S. The Collect, Epistle, and Gospel chime together beautifully. But there is no opening for an offering.

A. I suppose because the sick person has already been exhorted to remember the poor, and besides, a rubric might call for offerings from the needy at a time when they could least afford it. The harpy assemblage of priests and monks and friars round dying beds was one of the worst mediæval abuses; and even now, in Roman Catholic countries, where the clergy themselves are poor and of a low stamp, there are instances of sad exactions, and I have no doubt that the absence of an offertory was to guard against this. But many personsdo voluntarily make an offering at private Eucharists, especially when the case is of a permanent invalid in no pressing danger, but never able to come to church.

S. And certainly it would be right, where there are the means. One question more, why did housel mean to receive the Blessed Sacrament?

A. Here is Mr. Evans's note, hunsl or husl was old Northern for a sacrifice; hunsljan, old Gothic for to offer sacrifice, no doubt from the same root as the Latin hostis, a victim, whence, as you know, Host.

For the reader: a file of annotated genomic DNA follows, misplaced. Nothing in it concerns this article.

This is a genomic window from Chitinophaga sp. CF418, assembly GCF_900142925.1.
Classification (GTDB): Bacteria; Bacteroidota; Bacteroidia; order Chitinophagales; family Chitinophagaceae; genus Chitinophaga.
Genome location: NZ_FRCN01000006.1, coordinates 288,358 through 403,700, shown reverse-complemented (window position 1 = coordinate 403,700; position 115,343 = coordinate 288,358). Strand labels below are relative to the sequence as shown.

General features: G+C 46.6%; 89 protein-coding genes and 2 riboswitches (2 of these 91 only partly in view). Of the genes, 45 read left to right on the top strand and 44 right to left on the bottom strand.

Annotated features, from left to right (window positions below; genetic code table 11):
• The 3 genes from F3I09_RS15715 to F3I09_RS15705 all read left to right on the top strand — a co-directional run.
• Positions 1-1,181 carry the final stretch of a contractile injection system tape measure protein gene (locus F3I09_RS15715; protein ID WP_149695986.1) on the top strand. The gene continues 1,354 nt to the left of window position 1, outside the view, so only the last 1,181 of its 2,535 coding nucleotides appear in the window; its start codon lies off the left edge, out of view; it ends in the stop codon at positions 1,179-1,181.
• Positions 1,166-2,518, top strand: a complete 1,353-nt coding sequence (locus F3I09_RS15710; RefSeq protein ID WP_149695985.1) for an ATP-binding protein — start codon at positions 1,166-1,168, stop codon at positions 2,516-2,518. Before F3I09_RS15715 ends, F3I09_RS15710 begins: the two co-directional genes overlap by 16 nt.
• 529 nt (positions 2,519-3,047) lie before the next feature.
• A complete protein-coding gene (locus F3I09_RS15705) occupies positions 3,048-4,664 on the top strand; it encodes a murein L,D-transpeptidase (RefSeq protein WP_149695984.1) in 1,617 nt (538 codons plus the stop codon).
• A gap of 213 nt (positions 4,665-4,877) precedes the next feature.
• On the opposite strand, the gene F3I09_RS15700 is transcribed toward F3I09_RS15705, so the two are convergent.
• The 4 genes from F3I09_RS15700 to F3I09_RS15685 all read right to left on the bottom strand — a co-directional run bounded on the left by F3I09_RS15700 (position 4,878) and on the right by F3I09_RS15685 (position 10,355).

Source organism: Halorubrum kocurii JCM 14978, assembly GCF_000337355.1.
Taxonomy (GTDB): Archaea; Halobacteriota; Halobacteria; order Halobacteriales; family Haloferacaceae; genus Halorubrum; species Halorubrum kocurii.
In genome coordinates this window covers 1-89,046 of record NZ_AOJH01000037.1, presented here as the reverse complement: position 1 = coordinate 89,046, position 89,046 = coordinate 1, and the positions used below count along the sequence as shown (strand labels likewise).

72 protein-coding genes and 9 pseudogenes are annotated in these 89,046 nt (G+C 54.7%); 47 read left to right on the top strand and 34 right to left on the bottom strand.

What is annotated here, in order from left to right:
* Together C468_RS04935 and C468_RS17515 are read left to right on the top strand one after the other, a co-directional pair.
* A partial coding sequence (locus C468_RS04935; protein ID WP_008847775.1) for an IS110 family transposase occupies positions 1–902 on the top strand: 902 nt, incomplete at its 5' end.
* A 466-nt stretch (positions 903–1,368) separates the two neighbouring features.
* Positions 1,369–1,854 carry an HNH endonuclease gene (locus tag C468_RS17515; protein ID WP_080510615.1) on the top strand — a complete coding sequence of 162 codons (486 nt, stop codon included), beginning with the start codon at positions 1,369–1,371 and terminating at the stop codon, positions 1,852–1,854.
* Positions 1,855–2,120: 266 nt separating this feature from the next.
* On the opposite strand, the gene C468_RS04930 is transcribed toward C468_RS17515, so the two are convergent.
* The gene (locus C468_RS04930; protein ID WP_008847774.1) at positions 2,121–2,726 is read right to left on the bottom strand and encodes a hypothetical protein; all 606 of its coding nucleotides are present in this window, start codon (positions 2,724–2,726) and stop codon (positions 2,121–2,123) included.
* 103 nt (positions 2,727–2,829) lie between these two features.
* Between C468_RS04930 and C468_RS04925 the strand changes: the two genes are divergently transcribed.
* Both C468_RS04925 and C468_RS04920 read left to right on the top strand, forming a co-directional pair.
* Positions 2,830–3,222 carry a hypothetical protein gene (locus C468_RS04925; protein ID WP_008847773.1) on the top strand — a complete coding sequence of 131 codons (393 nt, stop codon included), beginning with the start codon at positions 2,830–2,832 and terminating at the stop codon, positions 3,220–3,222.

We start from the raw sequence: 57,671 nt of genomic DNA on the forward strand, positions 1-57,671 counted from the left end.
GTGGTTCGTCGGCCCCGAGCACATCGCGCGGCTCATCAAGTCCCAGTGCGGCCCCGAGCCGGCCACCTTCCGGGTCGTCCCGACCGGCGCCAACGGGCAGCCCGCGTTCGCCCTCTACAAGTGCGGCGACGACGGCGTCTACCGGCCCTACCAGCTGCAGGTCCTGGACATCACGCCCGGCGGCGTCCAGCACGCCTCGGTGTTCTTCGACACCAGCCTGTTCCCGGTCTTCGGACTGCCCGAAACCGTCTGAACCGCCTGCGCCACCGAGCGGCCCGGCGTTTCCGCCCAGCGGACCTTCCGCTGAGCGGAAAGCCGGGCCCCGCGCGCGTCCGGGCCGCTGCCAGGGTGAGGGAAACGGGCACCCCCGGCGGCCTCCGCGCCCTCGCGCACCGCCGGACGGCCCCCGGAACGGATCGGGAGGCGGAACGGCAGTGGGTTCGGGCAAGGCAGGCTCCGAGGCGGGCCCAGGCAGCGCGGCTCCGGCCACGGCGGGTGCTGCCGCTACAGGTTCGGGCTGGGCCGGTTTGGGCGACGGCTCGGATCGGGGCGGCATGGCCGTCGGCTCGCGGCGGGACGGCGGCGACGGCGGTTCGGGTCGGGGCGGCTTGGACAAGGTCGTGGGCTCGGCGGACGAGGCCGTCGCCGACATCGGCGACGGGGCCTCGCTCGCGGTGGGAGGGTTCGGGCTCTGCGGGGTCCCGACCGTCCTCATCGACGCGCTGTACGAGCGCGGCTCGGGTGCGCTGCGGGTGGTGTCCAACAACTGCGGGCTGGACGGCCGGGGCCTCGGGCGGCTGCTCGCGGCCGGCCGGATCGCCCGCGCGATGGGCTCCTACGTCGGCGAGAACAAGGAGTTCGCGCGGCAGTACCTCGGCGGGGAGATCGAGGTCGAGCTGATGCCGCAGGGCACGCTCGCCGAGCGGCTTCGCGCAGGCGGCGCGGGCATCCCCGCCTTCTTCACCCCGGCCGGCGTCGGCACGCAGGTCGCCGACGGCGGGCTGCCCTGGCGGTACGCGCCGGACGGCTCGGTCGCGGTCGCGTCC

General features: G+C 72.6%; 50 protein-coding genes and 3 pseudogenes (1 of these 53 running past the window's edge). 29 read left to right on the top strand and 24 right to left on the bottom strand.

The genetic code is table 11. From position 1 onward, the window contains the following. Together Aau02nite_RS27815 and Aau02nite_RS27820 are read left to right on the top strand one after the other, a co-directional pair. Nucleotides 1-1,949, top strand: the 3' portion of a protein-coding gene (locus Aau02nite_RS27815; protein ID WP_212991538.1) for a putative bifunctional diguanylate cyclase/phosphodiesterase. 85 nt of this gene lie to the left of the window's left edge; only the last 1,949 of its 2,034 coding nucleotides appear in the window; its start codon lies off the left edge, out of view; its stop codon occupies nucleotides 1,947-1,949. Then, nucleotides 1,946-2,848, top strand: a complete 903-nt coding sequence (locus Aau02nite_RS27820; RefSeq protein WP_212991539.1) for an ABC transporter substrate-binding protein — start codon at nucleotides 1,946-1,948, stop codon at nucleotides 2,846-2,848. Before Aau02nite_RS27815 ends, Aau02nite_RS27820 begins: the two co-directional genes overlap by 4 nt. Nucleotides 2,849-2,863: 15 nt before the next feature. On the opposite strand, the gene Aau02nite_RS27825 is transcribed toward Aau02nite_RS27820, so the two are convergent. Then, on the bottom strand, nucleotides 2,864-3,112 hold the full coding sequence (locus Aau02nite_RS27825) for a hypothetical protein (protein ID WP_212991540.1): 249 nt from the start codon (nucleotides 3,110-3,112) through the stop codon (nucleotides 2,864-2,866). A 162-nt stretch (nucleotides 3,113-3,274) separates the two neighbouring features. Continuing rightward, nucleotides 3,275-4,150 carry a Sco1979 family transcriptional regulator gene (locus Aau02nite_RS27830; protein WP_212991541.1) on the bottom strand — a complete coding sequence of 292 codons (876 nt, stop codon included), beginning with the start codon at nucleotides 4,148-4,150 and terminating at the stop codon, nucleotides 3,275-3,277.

S. I see that when there is no Communion at the time of the visitation, the seventy-first Psalm is to follow the Collect of Reconciliation.

A. Yes. It is one of. King David's last Psalms, composed in the time of illness and old age, and is distinctly prophetical of our Lord's Passion, and persecution by His enemies,

S. I see, in the 10th and 11th verses.

A. So that the sufferer not only has David's words of prayer to express his own wants, but is joined with the Son of David in what otherwise might not be applicable.

S. What is meant by “I am become as it were a monster unto many'?

d. The Bible version has a wonder. The proper meaning of monster, monstrum, is something to be shown. It applies most fully to our Blessed Lord on the cross, and if properly understood would often express the feelings of a patient in a very distressing state, wondered at and pitied by all around. The last four verses are omitted as too exultant in recovery. I think the Psalm is a suggestion in case of need that the priest or attendants may continue repeating Psalms.